7.     Mental Pressure: Pressure situations, such as important games or at-bats, can cause hitters to become anxious and alter their mechanics. Pulling the front shoulder out early might be a result of nervousness or the desire to make a big play.

8.     Previous Failures: If a hitter has experienced previous failures, like striking out or hitting into outs, they might adjust their mechanics in an attempt to correct those mistakes. This adjustment could involve pulling the front shoulder out early, which may become a habit over time.

9.     Lack of Proper Coaching: Without proper coaching and feedback, hitters might not be aware that they're pulling their front shoulder out early. This issue can persist if not addressed through guidance and corrective drills.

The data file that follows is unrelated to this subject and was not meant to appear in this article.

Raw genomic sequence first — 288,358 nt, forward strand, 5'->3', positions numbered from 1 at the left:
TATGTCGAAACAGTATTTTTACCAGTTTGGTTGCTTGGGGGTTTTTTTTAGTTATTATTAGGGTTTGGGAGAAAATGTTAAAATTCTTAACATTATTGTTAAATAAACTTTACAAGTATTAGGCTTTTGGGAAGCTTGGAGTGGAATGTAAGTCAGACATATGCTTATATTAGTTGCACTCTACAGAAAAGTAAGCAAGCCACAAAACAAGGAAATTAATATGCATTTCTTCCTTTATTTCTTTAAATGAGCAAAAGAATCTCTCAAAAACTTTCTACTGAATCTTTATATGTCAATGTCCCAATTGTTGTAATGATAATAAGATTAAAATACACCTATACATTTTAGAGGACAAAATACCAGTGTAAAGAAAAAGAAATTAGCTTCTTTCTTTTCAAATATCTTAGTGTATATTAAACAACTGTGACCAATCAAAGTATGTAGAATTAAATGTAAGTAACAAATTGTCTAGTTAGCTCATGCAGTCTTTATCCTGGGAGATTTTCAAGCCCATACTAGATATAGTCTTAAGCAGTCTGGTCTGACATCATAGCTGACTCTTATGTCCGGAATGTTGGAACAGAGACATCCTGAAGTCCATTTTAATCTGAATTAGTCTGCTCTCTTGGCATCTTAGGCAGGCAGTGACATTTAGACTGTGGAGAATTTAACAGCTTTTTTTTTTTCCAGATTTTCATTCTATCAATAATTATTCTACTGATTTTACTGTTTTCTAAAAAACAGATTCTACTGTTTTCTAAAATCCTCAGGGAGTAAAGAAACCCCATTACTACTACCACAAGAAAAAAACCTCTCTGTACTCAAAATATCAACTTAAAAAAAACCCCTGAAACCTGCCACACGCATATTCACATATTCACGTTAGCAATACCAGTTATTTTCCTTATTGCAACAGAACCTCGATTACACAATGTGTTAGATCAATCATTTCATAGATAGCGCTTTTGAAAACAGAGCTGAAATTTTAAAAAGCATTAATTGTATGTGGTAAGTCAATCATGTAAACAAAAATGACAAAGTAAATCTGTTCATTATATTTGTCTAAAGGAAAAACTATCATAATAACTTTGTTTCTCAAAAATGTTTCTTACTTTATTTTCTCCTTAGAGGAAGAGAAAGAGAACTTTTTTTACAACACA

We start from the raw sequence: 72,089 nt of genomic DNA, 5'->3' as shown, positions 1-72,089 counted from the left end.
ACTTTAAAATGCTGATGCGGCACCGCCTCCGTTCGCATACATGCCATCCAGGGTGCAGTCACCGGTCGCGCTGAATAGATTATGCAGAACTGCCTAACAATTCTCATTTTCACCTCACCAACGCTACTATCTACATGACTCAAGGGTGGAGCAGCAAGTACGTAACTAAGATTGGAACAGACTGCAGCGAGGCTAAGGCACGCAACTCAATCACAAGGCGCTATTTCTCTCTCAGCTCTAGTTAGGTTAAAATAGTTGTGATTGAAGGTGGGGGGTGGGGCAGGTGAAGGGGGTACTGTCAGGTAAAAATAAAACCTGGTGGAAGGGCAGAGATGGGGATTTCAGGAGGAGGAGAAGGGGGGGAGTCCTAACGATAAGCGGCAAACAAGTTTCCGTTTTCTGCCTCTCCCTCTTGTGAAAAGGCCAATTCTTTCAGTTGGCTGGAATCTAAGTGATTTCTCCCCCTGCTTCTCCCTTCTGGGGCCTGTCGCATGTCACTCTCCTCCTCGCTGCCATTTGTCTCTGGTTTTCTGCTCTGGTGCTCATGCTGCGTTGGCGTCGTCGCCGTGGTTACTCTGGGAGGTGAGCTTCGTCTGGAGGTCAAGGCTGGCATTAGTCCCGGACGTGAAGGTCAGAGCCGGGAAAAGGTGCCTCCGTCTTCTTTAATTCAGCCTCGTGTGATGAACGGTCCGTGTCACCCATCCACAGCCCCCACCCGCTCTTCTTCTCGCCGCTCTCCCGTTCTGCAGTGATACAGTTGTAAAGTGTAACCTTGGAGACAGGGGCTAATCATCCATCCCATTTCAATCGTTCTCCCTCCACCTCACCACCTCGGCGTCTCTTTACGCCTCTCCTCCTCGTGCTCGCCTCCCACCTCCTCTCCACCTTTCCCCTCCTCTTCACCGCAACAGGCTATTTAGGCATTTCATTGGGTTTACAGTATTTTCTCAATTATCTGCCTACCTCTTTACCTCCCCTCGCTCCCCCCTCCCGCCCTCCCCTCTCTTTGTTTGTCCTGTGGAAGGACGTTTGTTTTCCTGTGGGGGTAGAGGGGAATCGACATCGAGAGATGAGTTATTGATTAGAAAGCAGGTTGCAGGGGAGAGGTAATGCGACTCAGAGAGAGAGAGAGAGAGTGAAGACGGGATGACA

Hallway Drill 

I stole this clip from Michael Earley. Michael is the hitting coach at Texas A&M and does a great job with their hitters. 

Have the hitter put their back in front of the net (Far enough away so their bat isn’t touching the net) 

Flip balls to them as you usually would straight on. 

Tell them to hit the ball up the middle and not let their bat touch the net as they finish. 

When done correctly, it’s impossible to pull the shoulder out early; if they do, their bat will hit the net.



Whenever you're ready, there is 1 way I can help you:

1. I'm starting to book hitting lessons for the fall and winter in Cincinnati, Ohio. Sign up below. 

 Patrick Jones Baseball Hitting Lessons